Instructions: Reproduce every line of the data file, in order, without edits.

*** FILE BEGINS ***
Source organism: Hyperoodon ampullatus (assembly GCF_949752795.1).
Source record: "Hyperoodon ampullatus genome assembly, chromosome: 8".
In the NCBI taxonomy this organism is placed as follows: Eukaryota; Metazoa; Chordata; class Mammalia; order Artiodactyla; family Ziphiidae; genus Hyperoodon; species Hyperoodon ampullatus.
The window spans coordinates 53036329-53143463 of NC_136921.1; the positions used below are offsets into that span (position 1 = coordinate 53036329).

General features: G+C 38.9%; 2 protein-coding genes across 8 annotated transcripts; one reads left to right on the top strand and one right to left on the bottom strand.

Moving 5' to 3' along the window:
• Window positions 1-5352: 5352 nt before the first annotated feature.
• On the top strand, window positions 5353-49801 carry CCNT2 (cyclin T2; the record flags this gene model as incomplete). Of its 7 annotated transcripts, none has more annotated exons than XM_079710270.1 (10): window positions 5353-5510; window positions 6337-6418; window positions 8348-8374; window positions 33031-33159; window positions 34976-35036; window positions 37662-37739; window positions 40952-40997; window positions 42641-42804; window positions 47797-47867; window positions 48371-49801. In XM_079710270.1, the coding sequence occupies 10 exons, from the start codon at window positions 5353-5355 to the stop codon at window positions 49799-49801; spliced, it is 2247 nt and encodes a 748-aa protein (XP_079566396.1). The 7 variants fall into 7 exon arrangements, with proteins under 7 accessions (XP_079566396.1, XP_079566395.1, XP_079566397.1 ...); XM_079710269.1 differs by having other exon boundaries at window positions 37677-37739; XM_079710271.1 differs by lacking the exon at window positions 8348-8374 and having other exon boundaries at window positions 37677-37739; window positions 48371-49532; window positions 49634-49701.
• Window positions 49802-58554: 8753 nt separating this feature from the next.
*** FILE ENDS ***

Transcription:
Source organism: Hyperoodon ampullatus (assembly GCF_949752795.1).
Source record: "Hyperoodon ampullatus genome assembly, chromosome: 8".
In the NCBI taxonomy this organism is placed as follows: Eukaryota; Metazoa; Chordata; class Mammalia; order Artiodactyla; family Ziphiidae; genus Hyperoodon; species Hyperoodon ampullatus.
The window spans coordinates 53036329-53143463 of NC_136921.1; the positions used below are offsets into that span (position 1 = coordinate 53036329).

General features: G+C 38.9%; 2 protein-coding genes across 8 annotated transcripts; one reads left to right on the top strand and one right to left on the bottom strand.

Moving 5' to 3' along the window:
• Window positions 1-5352: 5352 nt before the first annotated feature.
• On the top strand, window positions 5353-49801 carry CCNT2 (cyclin T2; the record flags this gene model as incomplete). Of its 7 annotated transcripts, none has more annotated exons than XM_079710270.1 (10): window positions 5353-5510; window positions 6337-6418; window positions 8348-8374; window positions 33031-33159; window positions 34976-35036; window positions 37662-37739; window positions 40952-40997; window positions 42641-42804; window positions 47797-47867; window positions 48371-49801. In XM_079710270.1, the coding sequence occupies 10 exons, from the start codon at window positions 5353-5355 to the stop codon at window positions 49799-49801; spliced, it is 2247 nt and encodes a 748-aa protein (XP_079566396.1). The 7 variants fall into 7 exon arrangements, with proteins under 7 accessions (XP_079566396.1, XP_079566395.1, XP_079566397.1 ...); XM_079710269.1 differs by having other exon boundaries at window positions 37677-37739; XM_079710271.1 differs by lacking the exon at window positions 8348-8374 and having other exon boundaries at window positions 37677-37739; window positions 48371-49532; window positions 49634-49701.
• Window positions 49802-58554: 8753 nt separating this feature from the next.